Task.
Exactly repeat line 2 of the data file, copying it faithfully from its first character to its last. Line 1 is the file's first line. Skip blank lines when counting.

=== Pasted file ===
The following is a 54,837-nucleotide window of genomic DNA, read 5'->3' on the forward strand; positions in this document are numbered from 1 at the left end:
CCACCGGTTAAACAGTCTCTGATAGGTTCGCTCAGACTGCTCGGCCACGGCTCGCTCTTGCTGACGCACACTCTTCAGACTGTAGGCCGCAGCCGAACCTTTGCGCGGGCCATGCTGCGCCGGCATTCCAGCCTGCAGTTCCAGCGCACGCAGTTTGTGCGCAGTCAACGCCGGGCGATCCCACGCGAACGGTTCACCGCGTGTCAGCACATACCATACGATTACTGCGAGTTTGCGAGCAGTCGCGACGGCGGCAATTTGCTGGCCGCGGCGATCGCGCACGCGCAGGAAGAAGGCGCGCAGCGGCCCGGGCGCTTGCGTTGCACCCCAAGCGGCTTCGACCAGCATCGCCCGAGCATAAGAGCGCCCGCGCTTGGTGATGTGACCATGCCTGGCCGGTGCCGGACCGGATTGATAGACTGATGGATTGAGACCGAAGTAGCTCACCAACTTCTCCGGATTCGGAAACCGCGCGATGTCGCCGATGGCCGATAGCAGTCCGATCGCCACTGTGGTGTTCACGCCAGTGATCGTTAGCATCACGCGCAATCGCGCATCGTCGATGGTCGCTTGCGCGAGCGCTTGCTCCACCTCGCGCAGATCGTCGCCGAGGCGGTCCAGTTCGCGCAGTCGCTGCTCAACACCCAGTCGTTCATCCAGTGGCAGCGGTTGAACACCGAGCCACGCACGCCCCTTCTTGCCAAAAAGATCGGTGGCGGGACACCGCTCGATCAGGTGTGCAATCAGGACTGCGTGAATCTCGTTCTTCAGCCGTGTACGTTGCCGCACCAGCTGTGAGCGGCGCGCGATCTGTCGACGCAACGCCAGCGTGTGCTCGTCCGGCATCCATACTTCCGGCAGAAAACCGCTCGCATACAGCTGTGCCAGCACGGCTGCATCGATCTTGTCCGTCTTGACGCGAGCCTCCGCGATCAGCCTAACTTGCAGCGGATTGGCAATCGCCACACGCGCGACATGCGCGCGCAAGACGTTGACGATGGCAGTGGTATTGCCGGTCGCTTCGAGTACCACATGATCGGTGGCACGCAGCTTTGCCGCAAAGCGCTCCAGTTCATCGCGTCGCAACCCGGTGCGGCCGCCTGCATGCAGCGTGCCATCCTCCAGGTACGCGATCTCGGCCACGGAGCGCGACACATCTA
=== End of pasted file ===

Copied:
CCACCGGTTAAACAGTCTCTGATAGGTTCGCTCAGACTGCTCGGCCACGGCTCGCTCTTGCTGACGCACACTCTTCAGACTGTAGGCCGCAGCCGAACCTTTGCGCGGGCCATGCTGCGCCGGCATTCCAGCCTGCAGTTCCAGCGCACGCAGTTTGTGCGCAGTCAACGCCGGGCGATCCCACGCGAACGGTTCACCGCGTGTCAGCACATACCATACGATTACTGCGAGTTTGCGAGCAGTCGCGACGGCGGCAATTTGCTGGCCGCGGCGATCGCGCACGCGCAGGAAGAAGGCGCGCAGCGGCCCGGGCGCTTGCGTTGCACCCCAAGCGGCTTCGACCAGCATCGCCCGAGCATAAGAGCGCCCGCGCTTGGTGATGTGACCATGCCTGGCCGGTGCCGGACCGGATTGATAGACTGATGGATTGAGACCGAAGTAGCTCACCAACTTCTCCGGATTCGGAAACCGCGCGATGTCGCCGATGGCCGATAGCAGTCCGATCGCCACTGTGGTGTTCACGCCAGTGATCGTTAGCATCACGCGCAATCGCGCATCGTCGATGGTCGCTTGCGCGAGCGCTTGCTCCACCTCGCGCAGATCGTCGCCGAGGCGGTCCAGTTCGCGCAGTCGCTGCTCAACACCCAGTCGTTCATCCAGTGGCAGCGGTTGAACACCGAGCCACGCACGCCCCTTCTTGCCAAAAAGATCGGTGGCGGGACACCGCTCGATCAGGTGTGCAATCAGGACTGCGTGAATCTCGTTCTTCAGCCGTGTACGTTGCCGCACCAGCTGTGAGCGGCGCGCGATCTGTCGACGCAACGCCAGCGTGTGCTCGTCCGGCATCCATACTTCCGGCAGAAAACCGCTCGCATACAGCTGTGCCAGCACGGCTGCATCGATCTTGTCCGTCTTGACGCGAGCCTCCGCGATCAGCCTAACTTGCAGCGGATTGGCAATCGCCACACGCGCGACATGCGCGCGCAAGACGTTGACGATGGCAGTGGTATTGCCGGTCGCTTCGAGTACCACATGATCGGTGGCACGCAGCTTTGCCGCAAAGCGCTCCAGTTCATCGCGTCGCAACCCGGTGCGGCCGCCTGCATGCAGCGTGCCATCCTCCAGGTACGCGATCTCGGCCACGGAGCGCGACACATCTA